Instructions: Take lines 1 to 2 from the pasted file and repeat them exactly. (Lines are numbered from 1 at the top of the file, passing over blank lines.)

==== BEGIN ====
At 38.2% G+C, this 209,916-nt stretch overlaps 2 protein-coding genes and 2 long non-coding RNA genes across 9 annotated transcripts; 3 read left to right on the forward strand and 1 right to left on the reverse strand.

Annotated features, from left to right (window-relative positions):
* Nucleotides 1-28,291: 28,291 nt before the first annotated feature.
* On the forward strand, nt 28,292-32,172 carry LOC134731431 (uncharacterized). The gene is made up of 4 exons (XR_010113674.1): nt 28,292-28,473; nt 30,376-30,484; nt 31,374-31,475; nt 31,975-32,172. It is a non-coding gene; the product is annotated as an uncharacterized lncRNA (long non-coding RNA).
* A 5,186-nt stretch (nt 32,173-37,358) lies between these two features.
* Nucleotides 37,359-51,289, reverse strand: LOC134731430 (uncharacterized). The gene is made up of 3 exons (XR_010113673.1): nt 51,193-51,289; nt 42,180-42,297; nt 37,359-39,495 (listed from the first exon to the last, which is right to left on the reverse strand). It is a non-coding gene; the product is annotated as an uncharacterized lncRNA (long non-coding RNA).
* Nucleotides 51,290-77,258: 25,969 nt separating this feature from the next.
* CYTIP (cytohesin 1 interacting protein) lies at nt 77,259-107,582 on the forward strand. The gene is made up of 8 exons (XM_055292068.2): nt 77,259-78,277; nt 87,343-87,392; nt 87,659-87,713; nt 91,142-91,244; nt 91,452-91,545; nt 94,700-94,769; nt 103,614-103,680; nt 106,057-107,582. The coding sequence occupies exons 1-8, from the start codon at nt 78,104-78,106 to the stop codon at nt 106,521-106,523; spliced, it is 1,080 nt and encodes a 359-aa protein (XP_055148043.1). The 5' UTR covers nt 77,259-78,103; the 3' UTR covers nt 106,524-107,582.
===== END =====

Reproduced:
At 38.2% G+C, this 209,916-nt stretch overlaps 2 protein-coding genes and 2 long non-coding RNA genes across 9 annotated transcripts; 3 read left to right on the forward strand and 1 right to left on the reverse strand.

Annotated features, from left to right (window-relative positions):